The Dankook Herald (DKH) interviewed Professor Jang Soo-jeong and Professor Jeong Chang-ryul from Dankook University (DKU)’s Dept. of Social Welfare to learn more about the issues at stake. Professor Jeong spoke about wheelchair users not being able to take regular buses because of the high stairs needed to board. He said they are forced to wait for low-floor buses, not knowing when the next one will arrive. This adds to the difficulty of going out for those with disabilities. Professor Jang said delays in enforcing the Act on Promotion of the Transportation Convenience of Mobility Disadvantaged Persons, which was amended in December 2021, had spurred protests for SAAD. Professor Jeong pointed out their actions reflected their desperation. He continued saying that even though the government made promises, they were actually passive about improving transportation access for people with disabilities for financial reasons.

▲ Lee Joon-seok, head of the People Power Party (left) and Park Kyung-seok, chairperson of SAAD (right), are having a one-on-one discussion on the live broadcast of JTBC show 'Ssulzun.' (Photo from News1)

   The head of the People Power Party, Lee Jun-seok, posted comments on Facebook criticizing the demonstrators saying that, innocent citizens were being held ‘hostage,’ and that minority politics were creating sanctuaries for the ‘Underdogma (a belief that the weak are unconditionally good and the strong are evil).’ Professor Jeong called his comments typical for those with ableism and that according to Lee, SADD blocked the mobility rights of ordinary citizens. However, their protest was for everyone’s benefit, including people who may end up disabled in the future. Instead of simply criticizing their actions, Jeong believes Lee should be actively seeking to resolve their problems. Professor Jang added that Lee was merely focusing on the opinions of the majority to get elected. The sensitivity of the minority is important, but he didn’t need to listen to them to get elected. He used words that stirred the controversy making the problems unclear and the unproductive. Jang concluded that a conversation among stakeholders was necessary as soon as possible.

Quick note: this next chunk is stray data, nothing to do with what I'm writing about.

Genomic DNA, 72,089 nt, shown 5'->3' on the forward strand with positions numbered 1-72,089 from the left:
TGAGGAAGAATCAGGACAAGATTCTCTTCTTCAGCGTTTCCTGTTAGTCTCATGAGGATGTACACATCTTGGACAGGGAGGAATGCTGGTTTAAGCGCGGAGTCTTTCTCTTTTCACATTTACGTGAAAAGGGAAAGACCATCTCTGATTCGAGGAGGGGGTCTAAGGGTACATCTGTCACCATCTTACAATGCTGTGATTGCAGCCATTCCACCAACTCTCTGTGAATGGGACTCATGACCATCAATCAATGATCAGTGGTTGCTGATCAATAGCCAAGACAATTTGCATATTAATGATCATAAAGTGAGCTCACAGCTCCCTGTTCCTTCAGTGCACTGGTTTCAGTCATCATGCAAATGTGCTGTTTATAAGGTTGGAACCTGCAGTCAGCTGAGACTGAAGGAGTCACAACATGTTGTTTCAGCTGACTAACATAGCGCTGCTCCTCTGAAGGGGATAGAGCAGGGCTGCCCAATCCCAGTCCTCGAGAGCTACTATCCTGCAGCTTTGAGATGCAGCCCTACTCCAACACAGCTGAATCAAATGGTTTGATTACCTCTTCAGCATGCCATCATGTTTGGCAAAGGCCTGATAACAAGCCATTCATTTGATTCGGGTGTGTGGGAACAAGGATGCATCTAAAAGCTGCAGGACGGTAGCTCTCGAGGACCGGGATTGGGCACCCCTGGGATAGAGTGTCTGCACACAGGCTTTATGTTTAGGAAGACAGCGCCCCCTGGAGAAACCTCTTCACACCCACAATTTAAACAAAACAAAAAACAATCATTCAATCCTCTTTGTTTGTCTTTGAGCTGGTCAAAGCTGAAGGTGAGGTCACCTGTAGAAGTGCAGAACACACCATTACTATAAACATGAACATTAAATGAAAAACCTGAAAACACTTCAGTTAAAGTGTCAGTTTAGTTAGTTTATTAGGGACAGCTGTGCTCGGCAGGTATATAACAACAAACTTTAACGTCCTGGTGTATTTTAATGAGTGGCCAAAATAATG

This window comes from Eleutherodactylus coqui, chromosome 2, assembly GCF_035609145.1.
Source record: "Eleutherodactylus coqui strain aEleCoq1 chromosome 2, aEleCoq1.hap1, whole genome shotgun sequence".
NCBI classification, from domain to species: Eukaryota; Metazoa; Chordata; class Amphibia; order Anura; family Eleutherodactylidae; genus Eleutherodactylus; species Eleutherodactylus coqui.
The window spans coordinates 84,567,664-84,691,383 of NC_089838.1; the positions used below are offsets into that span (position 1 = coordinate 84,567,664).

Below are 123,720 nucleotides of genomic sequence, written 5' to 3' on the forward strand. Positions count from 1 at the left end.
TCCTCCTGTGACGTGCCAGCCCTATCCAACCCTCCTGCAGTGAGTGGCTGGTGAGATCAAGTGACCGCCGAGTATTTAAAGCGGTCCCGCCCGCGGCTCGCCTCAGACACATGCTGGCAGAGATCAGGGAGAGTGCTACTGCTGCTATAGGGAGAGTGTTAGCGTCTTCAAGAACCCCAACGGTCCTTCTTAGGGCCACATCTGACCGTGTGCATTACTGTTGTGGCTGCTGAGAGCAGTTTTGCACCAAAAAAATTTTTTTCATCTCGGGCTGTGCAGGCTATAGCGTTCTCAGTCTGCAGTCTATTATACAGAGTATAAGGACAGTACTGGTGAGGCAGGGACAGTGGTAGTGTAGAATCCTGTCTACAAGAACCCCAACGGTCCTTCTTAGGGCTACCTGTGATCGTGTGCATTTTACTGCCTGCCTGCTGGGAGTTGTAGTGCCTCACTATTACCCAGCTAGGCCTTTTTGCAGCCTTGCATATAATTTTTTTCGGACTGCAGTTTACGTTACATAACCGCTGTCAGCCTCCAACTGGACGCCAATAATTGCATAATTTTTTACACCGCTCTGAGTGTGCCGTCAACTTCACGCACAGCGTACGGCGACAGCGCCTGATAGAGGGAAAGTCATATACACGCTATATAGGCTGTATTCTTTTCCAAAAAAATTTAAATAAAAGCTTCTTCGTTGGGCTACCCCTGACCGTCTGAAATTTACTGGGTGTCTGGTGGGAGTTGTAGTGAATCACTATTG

On March 30, SADD announced a temporary suspension of demonstrations until April 20, after they were able to meet with President-elect Yoon's Transitional Committee. However, they expressed a will to continue to rally support by shaving their heads as a sign of protest at Gyeongbokgung Station every morning until their demands are met. Twenty years after the passing of the Act on Promotion of the Transportation Convenience of Mobility Disadvantaged Persons, there are still many access limitations for people with disabilities and demonstrations may have been the only way to bring attention to their plight. Although there were conflicting opinions among citizens, the government, and SADD, about the methods, it is clear they raised awareness of the issues and forced the discussion on whether social welfare for the socially disadvantaged was being carried out properly. They also highlighted the fact that mobility rights are the issue for everyone in our society. The DKH hopes that measures will be taken to guarantee the rights of people with disabilities, so that every citizen can live in this society without disadvantage.


김혜선, 구시현, 이승준, 이진희  dankookherald@gmail.com